Dwayne Haskins Jr (Photo: Phelan M. Ebenhack/AP)Dwayne Haskins Jr. is a problem solver. Whether he’s on a football field as the fourth-ranked pocket-passing quarterback in the nation, or in a classroom at The Bullis School in Potomac, Md., Haskins always seems to find a solution.He has a 3.5 GPA, and it’s no surprise that the high school senior’s favorite subject is math.“I like going through problems and finding the answer,” Haskins said. “When you finally find the answer, it’s satisfying because you worked so hard to get the answer.”Haskins is no stranger to working hard. He didn’t start playing football until he was eight, and even then, he stuck with defensive positions, such as fullback and blocking tight end. It wasn’t until Haskins turned eleven that he decided he wanted to be a quarterback. He progressed from being a third-string quarterback on his Pop Warner team to being a highly-recruited starter in high school.“That was a pretty cool experience for me, going from being someone who had to follow the crowd to being the leader of the crowd,” said Haskins, who committed to Ohio State in January.Haskins was recently selected as a finalist for the prestigious Franklin D. Watkins Memorial Trophy Award.The Watkins Award recognizes exceptionally talented African-American male athletes who, through their example, help promote high academic standards and a commitment to community service. The finalists were selected based on their extracurricular activities, grade-point average, personal statement and letters of recommendation.Haskins is more than a pro-style quarterback and math wiz; he’s also the sports editor of his school newspaper, The Bullis Bulldog.The 18-year-old said his parents, Dwayne Sr. and Tamara, and little sister, Tamia, have been very supportive over the years. He added that his faith-based family has always pushed him to overcome obstacles.“There were times I didn’t feel like I was good enough to play football or good enough to be recruited, so my dad stuck with me,” he said. “There were times when school started getting harder—and school always used to be easy for me—so I was like, ‘How do I continue to do well in school?’ My mom taught me that.”The other Watkins Award finalists are Brandon Burton (Los Angeles), Messiah deWeaver (Dayton, Ohio), and Brandon Hill (Orangeburg, S.C.). Past winners include Heisman Trophy winner Jameis Winston and Rhodes Scholar Myron Rolle. This year’s winner will be announced on March 12 at a black-tie dinner in Washington, D.C.Ahead of the announcement, Haskins says he has already found the solution for his nerves.“My parents always told me to never have expectations for something you can’t control; just have fun and God will reward you,” he said. “You just have to work hard, and that’s what I did.”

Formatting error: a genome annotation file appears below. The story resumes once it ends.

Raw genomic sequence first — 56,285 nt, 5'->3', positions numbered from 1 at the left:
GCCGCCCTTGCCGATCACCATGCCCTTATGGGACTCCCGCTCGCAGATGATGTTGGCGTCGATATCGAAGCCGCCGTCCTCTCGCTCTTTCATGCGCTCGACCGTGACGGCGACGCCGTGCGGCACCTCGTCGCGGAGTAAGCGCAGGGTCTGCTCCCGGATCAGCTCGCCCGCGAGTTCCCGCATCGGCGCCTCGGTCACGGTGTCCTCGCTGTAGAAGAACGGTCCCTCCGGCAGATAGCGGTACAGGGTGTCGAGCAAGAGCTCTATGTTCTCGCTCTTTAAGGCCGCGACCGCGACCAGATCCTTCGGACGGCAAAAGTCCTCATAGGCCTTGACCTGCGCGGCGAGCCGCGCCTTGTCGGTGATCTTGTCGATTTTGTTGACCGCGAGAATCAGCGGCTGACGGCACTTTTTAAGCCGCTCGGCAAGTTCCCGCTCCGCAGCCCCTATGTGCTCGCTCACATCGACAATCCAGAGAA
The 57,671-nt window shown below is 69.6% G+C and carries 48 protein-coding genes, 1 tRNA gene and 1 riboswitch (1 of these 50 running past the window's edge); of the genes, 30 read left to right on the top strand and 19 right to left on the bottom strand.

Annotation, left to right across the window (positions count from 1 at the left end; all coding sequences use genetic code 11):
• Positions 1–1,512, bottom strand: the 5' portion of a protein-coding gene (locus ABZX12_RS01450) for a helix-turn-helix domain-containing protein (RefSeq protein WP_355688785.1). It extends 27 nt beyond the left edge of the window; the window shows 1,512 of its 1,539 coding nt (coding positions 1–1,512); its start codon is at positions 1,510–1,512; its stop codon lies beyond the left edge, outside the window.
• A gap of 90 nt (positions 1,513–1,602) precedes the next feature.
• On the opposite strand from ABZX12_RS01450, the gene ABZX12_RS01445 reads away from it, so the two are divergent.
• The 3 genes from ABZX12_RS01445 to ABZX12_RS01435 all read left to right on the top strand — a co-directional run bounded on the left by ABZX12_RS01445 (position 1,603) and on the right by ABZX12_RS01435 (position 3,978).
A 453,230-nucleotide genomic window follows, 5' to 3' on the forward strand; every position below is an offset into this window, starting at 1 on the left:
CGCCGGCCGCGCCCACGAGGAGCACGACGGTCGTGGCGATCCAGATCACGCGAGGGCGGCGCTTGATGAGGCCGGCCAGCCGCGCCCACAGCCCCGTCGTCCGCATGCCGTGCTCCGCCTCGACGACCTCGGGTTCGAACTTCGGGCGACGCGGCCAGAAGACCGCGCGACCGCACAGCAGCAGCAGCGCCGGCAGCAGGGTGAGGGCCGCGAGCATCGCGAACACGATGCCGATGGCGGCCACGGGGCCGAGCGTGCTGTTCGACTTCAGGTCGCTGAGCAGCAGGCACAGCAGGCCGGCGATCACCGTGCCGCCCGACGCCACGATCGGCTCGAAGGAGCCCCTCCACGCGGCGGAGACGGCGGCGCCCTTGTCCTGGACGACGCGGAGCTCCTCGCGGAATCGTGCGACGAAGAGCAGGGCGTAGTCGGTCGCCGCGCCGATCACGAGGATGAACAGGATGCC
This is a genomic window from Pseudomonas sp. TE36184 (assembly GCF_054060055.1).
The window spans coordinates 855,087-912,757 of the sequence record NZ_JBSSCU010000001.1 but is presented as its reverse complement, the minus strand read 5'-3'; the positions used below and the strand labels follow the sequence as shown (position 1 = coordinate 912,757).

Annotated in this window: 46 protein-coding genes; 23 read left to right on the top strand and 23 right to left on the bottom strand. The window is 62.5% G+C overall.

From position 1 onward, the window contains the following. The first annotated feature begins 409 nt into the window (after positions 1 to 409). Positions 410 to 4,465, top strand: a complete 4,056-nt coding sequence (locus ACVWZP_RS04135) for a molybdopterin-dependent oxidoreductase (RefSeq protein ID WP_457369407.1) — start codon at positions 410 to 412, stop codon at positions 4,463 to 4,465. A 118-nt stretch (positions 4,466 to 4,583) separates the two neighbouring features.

By Deborah Bailey, Special to the AFROA mandate spawned by the death of Freddie Gray and the subsequent uprising in April 2015, is at the threshold of being delivered this month.Reviewers have just completed sifting through 427 applications, representing more than $75 million in funding requests from the City of Baltimore’s recently created Baltimore Children and Youth Fund. The fund has $10 million available for its first round of winners, which are set to be announced after a final review this month.(Courtesy Image and Logo/@BYCFUND on Facebook)“We’re fortunate to have the opportunity to move this process forward holding true to the values that came from the legislation and the Children and Youth Task Force,” said Dianne Bell McCoy, CEO of Associated Black Charities (ABC), the organization tasked with developing a community involved process for the funding request and review of proposals for the Youth Fund.The overwhelming response of applicants for this year’s initial funding cycle of children and youth funding, revealed the breadth of individuals, groups and organizations invested in Baltimore’s young people, according to Danielle Torain, Project Director, Frontline Solutions, one of the organizations supporting ABC in coordinating the review process.“The applicants are really diverse in every aspect you can think of,” Torain said.“There are a diverse range of neighborhoods and geographic areas of the city involved; the applicants are diverse in the age range, types of populations of children and young people that will be served, and there is great diversity in the methods that will be used to serve youth,” she added.Torain and Dayvon Love, director of public policy for Leaders of a Beautiful Struggle, a grassroots Black think tank, were both active in advising how participants in the community driven process the Fund has embraced and emphasized the transformative potential for bringing the funding process closer to the community.“This is an applicant pool that has involved a lot of what the fund intended. A lot of grassroots groups and ‘Mom-and-Pops’. We welcomed different types of practitioners,” Love said.“We imagine there will be a lot of organizations that get funded from the Youth Fund that have never gotten funded before; that’s really the goal, is for organizations that traditionally aren’t able to get resources but do great work, the community knows and respects,” he added.The fund, conceptualized by Baltimore City Council President Bernard “Jack” C. Young, was created through an amendment to the city’s charter approved by voters in 2016. Young said one of the first concerns expressed by Baltimoreans in the aftermath of Gray’s death was the need for more support for Baltimore’s youth.In 2017, Young established A Children and Youth Task Force, co-chaired by Adam Jackson, Chief Executive Officer of Leaders of a Beautiful Struggle, and Dr. John Brothers, President of the Program for Charitable Giving at the T. Rowe Price Foundation, to make recommendations on how the Fund would operate. The task force recommended six guiding principles including transparency, community-driven and youth led processes and accountability to local communities.“The Task Force wanted to make sure opportunities were provided and there was community voice. I think this has been a great process thus far,” Bell McCoy said.The complete applicant list and names of the review panel for the Children and Youth Fund will be available in August in tandem with the names of the first recipients of the Children and Youth Fund.